Elias Addison, newly minted Duke of Lennox, has no use for houses of ill repute. He had no use for anything that smacks of too little to do and not enough will power to follow through on one's responsibilities. Rather, he has spent the past year setting his estate to rights after the unexpected passing of his somewhat dissolute father. Which is to say he's been paying off the old man's debts, making sure his younger sister has a proper debut when the time is right, and ensuring his tenants are paid and looked after. So when his best friend and hopeless lothario drags him to the notorious Sleeping Dove one night, he is far less than pleased. But it is at this famed bordello that he makes the acquaintance of the woman known in certain circles as the Bawdy Bluestocking. Ensconced behind the piano, Blue performs in the background while the more vivacious ladies of the Dove ply their trade. Blue's standoffish nature and firm privacy barriers are legendary. And Elias has next to no interest in female companionship. Nevertheless, he finds himself drawn to the piano bench, to the invigorating conversation he finds with the mysterious woman in the blue stockings. And so begins a most problematic, mostly unwelcome friendship between the studious but socially inept duke and the independent woman who wears a thousand masks.
A Man Above Reproach was precisely what I hoped it would be. The writing, the characters, the story all delivered on the promises of that lovely cover. I particularly enjoyed the prose itself, which felt structured without being fussy, thoughtful and humorous at just the right moments. For example:
So the Bawdy Bluestocking was the proprietress of her own shop, selling lurid novels to ladies in the front and more esoteric fare in the back, from the looks of the shelves around him. He spied Pope and Crabbe, Shakespeare, of course, and names he did not recognize at all. He wondered how she chose her stock and where it came from. She must spend her days in endless research. The thought was unaccountably lovely to him.Far be it from me to be able to resist a bluestocking bookshop-owning, piano-playing woman who publishes her own books. Eli's fascination was a foregone conclusion. But it was the writing that allowed me to believe in Lennox and Josie and their gradual transformation. They were such an awkward, magnetic pair. I was sure they belonged together even as I was certain beyond a shadow of a doubt it could not work out in a way that would not cost one or the other of them their principles or place in society. Not that either of them seemed to care, but they cared about it for the other's sake. And it was that innate anxious concern that fed my fondness for them and their plight throughout the book. I believe I was happiest when they were sitting side by side on Josie's piano bench, arguing in hushed tones about the state of the instrument or the number of rules Elias was breaking every time he threw his lot in with hers.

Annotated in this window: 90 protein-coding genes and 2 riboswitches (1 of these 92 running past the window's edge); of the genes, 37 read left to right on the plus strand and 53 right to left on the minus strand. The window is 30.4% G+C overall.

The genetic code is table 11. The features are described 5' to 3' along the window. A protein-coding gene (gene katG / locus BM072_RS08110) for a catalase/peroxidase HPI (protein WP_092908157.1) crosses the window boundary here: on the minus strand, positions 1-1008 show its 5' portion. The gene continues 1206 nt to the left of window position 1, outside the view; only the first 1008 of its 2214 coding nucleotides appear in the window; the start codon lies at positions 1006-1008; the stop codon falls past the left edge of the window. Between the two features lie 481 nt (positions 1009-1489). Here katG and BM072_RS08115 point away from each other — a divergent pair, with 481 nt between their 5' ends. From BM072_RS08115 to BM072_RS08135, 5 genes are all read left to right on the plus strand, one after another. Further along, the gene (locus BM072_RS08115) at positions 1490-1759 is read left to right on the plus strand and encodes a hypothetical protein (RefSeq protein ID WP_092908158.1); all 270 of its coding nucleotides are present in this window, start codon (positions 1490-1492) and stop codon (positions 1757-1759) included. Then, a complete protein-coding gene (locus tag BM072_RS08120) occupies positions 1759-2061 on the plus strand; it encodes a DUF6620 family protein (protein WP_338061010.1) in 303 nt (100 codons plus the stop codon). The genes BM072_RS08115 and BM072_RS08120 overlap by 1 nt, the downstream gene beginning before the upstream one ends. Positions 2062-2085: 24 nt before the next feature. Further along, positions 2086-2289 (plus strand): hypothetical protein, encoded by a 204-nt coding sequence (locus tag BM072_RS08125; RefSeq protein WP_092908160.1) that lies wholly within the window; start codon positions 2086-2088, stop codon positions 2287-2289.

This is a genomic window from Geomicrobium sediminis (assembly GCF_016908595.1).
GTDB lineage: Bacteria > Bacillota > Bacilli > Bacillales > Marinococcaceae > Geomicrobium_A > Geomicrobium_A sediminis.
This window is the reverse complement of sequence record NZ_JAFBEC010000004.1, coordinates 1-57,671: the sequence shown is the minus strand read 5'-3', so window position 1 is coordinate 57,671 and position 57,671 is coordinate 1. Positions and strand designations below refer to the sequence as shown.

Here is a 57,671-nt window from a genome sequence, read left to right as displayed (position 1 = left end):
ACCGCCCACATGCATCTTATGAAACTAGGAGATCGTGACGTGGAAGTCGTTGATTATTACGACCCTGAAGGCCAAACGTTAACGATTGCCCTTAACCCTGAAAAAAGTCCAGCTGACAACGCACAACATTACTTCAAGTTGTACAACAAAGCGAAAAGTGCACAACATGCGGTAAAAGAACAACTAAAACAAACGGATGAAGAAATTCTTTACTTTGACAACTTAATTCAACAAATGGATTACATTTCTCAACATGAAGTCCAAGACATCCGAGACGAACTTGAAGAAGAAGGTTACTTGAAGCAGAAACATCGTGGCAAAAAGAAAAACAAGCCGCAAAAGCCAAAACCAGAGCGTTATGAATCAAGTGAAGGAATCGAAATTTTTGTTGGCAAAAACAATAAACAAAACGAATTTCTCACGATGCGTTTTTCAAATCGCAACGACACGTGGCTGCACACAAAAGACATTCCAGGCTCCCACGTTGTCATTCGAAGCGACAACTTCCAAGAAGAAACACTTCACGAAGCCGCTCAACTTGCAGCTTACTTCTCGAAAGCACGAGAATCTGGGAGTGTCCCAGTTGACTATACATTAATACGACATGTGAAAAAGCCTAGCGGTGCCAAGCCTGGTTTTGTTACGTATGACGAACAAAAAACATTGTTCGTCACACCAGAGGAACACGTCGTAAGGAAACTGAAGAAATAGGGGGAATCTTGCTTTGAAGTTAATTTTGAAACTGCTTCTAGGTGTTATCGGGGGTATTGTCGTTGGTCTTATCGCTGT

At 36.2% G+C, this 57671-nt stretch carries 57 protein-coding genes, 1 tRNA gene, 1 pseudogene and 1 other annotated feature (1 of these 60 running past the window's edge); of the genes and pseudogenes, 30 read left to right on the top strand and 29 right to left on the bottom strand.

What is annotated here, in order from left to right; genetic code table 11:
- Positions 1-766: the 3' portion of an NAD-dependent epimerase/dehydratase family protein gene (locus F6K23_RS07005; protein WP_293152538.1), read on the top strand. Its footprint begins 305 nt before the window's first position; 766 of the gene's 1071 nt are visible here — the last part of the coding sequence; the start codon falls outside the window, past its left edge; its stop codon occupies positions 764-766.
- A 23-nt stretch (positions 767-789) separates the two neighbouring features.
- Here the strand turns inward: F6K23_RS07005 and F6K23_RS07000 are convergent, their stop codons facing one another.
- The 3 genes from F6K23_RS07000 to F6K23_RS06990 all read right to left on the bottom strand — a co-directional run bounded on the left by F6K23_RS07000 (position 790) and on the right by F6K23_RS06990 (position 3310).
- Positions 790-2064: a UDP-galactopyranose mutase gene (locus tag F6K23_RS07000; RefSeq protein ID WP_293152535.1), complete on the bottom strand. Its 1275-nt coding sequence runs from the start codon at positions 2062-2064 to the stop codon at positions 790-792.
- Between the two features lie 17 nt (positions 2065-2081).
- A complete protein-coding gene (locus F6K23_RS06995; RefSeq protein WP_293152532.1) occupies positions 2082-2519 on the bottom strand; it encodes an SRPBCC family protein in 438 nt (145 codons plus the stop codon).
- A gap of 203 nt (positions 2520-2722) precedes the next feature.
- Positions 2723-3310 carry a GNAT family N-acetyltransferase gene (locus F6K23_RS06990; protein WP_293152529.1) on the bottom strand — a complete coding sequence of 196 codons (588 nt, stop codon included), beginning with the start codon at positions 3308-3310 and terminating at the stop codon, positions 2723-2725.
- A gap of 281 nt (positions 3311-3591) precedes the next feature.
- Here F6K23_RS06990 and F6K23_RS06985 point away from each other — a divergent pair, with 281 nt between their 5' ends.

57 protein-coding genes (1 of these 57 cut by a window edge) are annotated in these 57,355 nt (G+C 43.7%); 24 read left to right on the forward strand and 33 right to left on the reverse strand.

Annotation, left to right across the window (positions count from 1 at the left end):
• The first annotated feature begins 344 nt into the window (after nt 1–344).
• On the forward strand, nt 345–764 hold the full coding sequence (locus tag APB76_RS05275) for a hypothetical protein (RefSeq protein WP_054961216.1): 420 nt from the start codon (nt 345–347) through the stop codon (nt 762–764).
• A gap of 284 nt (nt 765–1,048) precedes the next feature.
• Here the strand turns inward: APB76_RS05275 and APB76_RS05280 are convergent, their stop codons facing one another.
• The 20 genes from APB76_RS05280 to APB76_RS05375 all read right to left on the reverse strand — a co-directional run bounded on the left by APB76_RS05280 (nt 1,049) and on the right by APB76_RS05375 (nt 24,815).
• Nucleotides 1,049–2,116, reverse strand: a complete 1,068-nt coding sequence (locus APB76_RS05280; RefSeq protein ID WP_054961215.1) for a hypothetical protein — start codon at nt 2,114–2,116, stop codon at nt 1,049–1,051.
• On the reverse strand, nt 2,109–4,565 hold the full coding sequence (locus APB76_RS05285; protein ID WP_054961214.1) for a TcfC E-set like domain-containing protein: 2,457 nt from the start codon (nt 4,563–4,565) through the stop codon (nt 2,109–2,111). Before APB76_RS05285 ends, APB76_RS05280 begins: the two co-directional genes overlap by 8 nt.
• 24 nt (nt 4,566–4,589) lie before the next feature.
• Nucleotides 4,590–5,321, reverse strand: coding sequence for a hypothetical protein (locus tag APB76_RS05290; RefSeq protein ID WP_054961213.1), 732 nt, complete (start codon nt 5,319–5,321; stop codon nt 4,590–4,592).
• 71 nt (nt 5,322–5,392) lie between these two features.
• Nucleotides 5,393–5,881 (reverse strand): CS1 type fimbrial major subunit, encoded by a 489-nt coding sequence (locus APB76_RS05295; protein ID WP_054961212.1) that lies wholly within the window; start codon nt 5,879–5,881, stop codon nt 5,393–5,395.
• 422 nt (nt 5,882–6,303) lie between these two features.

He kept playing, wincing at the wrongness of the sound. Even warming up, she could tell he had true talent. She had never known a man of nobility who wished to put in the practice that playing well took, but this man was an oddity in so many ways. Every time he leaned for a farther key, he gained more ground, making sure that he had his share of the bench. Josephine moved another inch to her left so that they were not touching.She is so straightforward and earnest for a girl with so much to hide. I loved how she always said and wrote exactly what she thought and pressed forward unashamed (and almost always alone) because of her beliefs and opinions. The first two-thirds of the book are perfectly delightful. I did, however, feel that the characterization faltered somewhat as time wore on. Eli started out an intellectual, somewhat haughty and awkward young man with too many burdens on his shoulders. But by the end he was coming off at times petulant, at times growly alpha male. The shift left me feeling a bit discombobulated, and I wasn't at all sure I liked it. The same goes for a few of the unnecessary antics in the final third of the book. They struck me as silly, and I missed the restrained gravity and building tension of the earlier portions. That said, I truly enjoyed my time with this book and will be keeping my eye out for Ms. Pryce's next projects. Recommended for fans of Rose Lerner and Julia Quinn.
"Then you must understand that I cannot continue hosting you in this way." She lowered her voice. "And you may never come to my store again."
"They," he glanced up, looking around the room, causing dozens of eyes to skitter away. "They think me a lovesick fool, coming over here after you cut me, in full view of a quarter of the beau monde. Grant me an explanation, Miss Grant."
"Explanations are too expensive, Lennox. Even for a duke."
A Man Above Reproach is due out October 22nd.